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ARS Home » Southeast Area » Stoneville, Mississippi » Crop Production Systems Research » Research » Research Project #437825

Research Project: Using Aerial Application and Remote Sensing Technologies for Targeted Spraying of Crop Protection Products

Location: Crop Production Systems Research

2022 Annual Report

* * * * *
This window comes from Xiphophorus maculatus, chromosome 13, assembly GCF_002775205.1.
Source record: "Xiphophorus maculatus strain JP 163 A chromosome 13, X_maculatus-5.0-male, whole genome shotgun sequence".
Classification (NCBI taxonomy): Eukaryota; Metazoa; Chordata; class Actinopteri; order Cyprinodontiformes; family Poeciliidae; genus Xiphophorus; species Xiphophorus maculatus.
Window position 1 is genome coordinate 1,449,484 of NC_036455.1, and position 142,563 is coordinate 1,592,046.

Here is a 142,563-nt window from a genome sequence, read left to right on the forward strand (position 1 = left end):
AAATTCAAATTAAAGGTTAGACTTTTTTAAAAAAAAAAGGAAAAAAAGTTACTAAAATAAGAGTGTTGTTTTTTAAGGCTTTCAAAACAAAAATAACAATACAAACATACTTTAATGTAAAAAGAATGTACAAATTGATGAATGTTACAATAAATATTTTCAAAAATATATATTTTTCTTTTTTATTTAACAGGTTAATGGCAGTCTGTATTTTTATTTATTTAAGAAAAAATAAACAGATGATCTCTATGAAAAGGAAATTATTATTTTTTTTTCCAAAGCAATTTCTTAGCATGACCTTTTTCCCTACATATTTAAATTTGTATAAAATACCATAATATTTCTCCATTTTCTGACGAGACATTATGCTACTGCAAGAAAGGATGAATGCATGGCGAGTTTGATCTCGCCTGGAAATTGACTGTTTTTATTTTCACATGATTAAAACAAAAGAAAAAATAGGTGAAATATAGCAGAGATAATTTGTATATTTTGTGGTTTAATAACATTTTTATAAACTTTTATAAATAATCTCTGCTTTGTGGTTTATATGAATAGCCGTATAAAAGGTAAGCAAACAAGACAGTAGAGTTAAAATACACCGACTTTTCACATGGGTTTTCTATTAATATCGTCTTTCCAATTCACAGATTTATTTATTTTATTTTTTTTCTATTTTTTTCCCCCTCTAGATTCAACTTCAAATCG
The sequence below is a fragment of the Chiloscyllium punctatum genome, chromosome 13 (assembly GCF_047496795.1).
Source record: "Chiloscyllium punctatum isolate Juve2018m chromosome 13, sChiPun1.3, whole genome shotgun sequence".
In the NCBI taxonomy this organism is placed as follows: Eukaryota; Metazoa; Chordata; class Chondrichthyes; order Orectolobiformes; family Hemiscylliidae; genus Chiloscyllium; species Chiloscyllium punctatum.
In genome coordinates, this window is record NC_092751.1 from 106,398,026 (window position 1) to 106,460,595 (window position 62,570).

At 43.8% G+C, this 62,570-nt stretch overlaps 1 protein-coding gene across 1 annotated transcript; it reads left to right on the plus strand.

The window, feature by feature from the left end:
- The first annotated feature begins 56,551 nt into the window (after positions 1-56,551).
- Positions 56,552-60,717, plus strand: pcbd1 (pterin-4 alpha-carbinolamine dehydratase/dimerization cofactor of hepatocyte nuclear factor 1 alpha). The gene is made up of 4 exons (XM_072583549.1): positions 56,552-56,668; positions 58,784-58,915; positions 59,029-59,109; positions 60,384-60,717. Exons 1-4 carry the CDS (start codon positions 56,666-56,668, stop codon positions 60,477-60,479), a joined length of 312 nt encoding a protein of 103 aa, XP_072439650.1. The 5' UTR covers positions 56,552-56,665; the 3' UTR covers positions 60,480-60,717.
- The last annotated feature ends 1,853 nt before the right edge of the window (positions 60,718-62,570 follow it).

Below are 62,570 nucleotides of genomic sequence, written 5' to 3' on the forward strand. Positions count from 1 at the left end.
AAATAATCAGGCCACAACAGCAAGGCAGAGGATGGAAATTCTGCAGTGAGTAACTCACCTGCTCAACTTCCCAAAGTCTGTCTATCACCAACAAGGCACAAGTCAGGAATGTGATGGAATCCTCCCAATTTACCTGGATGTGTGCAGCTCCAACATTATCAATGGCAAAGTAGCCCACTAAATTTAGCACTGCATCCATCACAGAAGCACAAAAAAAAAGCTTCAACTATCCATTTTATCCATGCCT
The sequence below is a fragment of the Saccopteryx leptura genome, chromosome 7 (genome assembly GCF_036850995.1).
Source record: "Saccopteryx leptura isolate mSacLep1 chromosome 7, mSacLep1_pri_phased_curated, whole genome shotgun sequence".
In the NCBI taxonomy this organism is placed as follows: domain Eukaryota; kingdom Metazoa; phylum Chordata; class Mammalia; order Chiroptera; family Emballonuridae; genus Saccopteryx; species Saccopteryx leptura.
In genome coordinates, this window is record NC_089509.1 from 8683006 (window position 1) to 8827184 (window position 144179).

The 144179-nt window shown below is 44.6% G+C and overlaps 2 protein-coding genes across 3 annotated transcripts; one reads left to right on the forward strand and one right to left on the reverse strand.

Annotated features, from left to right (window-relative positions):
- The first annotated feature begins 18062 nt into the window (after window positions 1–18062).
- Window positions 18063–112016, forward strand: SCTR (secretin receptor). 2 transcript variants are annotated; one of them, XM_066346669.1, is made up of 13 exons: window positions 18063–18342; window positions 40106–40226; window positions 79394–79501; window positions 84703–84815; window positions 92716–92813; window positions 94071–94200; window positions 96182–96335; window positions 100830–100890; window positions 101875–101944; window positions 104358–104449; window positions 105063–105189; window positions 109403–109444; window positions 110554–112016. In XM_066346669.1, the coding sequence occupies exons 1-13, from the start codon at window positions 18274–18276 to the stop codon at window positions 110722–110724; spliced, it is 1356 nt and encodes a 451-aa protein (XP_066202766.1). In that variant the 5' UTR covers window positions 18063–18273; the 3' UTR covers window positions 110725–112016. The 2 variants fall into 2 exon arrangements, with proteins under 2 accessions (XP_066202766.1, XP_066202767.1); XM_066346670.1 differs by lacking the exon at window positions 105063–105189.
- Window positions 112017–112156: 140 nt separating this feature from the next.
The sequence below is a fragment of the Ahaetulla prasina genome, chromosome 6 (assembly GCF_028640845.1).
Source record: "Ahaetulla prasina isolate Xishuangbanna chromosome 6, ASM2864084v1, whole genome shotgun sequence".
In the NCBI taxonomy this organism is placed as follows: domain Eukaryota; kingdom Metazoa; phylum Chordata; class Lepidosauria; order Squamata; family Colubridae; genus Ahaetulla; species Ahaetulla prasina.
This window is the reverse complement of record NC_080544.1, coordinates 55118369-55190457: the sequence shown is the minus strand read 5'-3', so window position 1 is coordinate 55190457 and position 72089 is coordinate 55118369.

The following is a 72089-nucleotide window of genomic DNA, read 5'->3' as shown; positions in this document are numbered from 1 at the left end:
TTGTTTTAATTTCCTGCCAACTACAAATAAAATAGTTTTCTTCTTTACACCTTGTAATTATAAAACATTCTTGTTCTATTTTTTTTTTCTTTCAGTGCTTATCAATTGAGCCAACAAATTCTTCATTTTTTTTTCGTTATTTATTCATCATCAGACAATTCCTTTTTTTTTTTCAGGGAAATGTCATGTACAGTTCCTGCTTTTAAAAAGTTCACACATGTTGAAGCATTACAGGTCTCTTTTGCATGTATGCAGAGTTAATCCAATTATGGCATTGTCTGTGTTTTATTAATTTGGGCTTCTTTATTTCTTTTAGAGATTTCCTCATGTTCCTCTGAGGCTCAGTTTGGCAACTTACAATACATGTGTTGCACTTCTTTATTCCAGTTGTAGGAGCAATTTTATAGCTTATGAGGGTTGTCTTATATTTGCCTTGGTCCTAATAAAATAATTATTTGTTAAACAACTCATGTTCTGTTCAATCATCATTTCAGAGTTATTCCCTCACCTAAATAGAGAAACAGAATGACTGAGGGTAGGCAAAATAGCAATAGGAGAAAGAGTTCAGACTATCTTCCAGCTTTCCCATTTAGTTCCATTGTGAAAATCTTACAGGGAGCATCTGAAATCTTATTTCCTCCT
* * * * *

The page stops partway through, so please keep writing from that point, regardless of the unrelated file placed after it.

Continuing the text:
1. Develop herbicide and pesticide application technologies with improved spray drift models and drift management technologies. 1.1. Evaluate spray deposits and off-target spray drift using measurement and analysis protocols that account for environmental effects and treatment effects of aerial spray application from agricultural aircraft that can serve a dual role, applying pesticides to agricultural fields and functioning as a platform for camera systems to obtain imagery of agriculture fields. 1.2. Create and evaluate drift models to detect herbicide injury in crop production systems and optimize drift models with field sampling, remote sensing, and meteorological data to reduce drift and minimize crop injury. 2. Develop or adopt remote sensing methods and systems to develop risk management zones, identify spraying zones, and monitor spraying drift and effect. 2.1. Develop remote sensing systems based on an unmanned aerial vehicle with the capability of rapid image processing for targeted spray applications to herbicide-resistant weeds. 2.2. Assemble an unmanned aerial vehicle that has the capabilities of dual use, aerial spray application and image acquisition, to complete the following tasks: (1) test the system to determine how environmental factors affect spray deposits and herbicide drift prior to planting and post planting in a crop production system, (2) evaluate the camera system for developing preplant and post plant site-specific weed management zones to use for herbicide management, and (3) test the camera system to determine the efficacy of the herbicides applied. 2.3. Evaluate pan-sharpened high-resolution satellite imagery for establishing plant health zones and zone susceptibility to herbicide damage in crop fields. 3. Create and enhance internet mobile platform-based data service to assist applicators, consultants, and farmers to make site-specific farm operation decisions. 3.1. Develop a method to complete the following tasks or imagery to be used in a web-based mobile platform: (1) radiometrically correct imagery from multiple imaging sources (i.e., space-borne, airborne, and UAV imagery) and make them comparable to each other radiometrically, (2) optimize the images to scales appropriate for field observation, (3) overlay risk management and spraying zones derived from Sub-objectives 2.2 and 2.3 on the imagery, and (4) integrate images acquired from the different sources into a global data cube with unified spatial, spectral, and temporal dimensions. 3.2. Develop a web-based mobile application to be accessed by users for spray timing during the day, for most recent field conditions, and for historical field data and images; analyses and reported data will be on meteorological observations and field and radiometrically corrected crop remote sensing data obtained with Red-Green-Blue (RGB), multispectral (RGB, Red-Edge and Near Infrared (NIR)), hyperspectral (Visible and NIR (VNIR)), and thermal imaging sensors.